Shakespeare’s Romeo and Juliet may also ask us to question the integrity of religion in Elizabethan society. By placing Romeo and Juliet’s marriage directly before the scene of Mercutio’s and Tybalt’s deaths in Act 3 scene 1, Shakespeare could be suggesting that marriage and the conformity of religion are directly responsible for the escalation of the tragedy. It is this that later causes Juliet, who is driven by a fear of hell, great turmoil, as she is forced to decide between marrying Paris (an act of bigamy which would send her to hell) or killing herself, which would result in the same fate. Additionally, Friar Lawrence is a key figure of religion and guidance for the lovers, but ultimately he does not succeed in his quest to save them; the conflict in the society is already too overpowering. Some even see Romeo and Juliet as an attempt by Shakespeare to criticise Catholicism to draw favour from Elizabeth I, a Protestant; the irrational behaviour that the Montagues and Capulets display in the feud eventually culminates in great tragedy, and these wild actions would paint Catholics in a negative light.
In both stories, religion is a tool that masks the depth of the feud’s destruction, but Coppola and Shakespeare choose to portray it in such a way that indicates its true insincerity and falsities. “Religion is the opium of the people.”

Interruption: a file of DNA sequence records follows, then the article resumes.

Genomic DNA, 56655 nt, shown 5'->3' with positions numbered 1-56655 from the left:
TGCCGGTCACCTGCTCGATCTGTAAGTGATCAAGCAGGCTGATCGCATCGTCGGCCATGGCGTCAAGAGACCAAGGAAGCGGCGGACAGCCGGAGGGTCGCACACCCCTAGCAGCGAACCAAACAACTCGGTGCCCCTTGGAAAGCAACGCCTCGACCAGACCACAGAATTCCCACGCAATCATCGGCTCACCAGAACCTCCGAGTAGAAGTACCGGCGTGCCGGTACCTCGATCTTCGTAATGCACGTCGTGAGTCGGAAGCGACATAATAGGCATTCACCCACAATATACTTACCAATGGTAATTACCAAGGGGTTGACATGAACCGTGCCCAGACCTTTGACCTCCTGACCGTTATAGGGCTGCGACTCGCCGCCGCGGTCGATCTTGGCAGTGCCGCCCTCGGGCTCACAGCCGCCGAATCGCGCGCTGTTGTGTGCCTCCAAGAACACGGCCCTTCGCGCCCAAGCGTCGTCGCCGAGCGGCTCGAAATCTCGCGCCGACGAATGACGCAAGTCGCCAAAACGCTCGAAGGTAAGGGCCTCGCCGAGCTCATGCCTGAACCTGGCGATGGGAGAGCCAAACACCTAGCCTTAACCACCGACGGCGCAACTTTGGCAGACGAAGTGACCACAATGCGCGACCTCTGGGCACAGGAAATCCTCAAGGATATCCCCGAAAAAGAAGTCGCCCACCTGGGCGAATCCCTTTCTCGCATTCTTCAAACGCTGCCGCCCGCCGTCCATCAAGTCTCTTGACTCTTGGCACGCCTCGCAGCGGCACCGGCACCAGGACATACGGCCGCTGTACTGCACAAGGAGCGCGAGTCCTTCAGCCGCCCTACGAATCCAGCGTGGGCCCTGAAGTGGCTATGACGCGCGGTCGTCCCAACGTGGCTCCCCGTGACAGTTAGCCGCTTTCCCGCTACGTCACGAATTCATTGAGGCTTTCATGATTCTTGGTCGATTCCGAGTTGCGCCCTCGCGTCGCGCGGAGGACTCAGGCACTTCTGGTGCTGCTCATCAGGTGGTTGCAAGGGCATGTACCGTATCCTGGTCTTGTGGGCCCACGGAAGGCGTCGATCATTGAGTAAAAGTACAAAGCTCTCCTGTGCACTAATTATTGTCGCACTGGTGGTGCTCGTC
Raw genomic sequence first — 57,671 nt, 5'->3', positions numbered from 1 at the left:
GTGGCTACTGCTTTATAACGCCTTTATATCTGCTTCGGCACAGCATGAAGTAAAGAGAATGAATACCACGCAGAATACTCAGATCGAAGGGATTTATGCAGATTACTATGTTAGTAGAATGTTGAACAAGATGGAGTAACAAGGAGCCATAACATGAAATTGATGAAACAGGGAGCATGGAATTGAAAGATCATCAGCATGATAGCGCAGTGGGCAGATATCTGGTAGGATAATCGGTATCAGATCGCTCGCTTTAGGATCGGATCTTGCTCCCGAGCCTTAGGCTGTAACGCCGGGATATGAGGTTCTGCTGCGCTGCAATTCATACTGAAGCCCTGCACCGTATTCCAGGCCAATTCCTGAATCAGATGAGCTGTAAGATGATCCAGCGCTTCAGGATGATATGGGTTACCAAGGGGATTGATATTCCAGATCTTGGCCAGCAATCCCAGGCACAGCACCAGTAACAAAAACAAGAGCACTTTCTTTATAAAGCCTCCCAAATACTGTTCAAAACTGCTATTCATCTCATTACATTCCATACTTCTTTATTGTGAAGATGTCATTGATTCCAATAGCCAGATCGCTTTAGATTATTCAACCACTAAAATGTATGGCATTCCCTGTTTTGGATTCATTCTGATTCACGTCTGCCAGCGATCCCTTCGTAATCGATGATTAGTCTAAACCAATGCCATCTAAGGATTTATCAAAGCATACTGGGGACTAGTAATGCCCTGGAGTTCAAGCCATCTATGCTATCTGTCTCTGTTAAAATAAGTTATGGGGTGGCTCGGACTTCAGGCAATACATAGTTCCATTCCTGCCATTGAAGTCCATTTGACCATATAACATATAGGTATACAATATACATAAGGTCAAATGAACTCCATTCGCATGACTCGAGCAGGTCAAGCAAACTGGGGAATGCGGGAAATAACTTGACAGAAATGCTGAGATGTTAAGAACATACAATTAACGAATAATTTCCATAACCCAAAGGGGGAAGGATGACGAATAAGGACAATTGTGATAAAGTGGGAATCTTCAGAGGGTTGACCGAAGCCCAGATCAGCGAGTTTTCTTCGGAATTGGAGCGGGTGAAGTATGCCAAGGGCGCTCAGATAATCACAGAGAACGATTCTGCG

There are similarities between these two works, but we may ask ourselves: is there a universal formula to make a successful and thought-provoking storyline? We understand and relate to literature through human themes. In over 30 plays, Shakespeare looked at almost every aspect of human life: revenge, betrayal, love, fate, religion, honour and guilt, and each theme generates more questions than answers, allowing us to discuss and pursue them further with other works of literature. The film has the power to make us think about the complexity of life. Comparing Romeo and Juliet and The Godfather can illustrate the importance of key themes in our culture, while contrasting how Coppola dramatizes action in The Godfather on screen with the performance of Shakespeare’s plays at the Globe in a different era.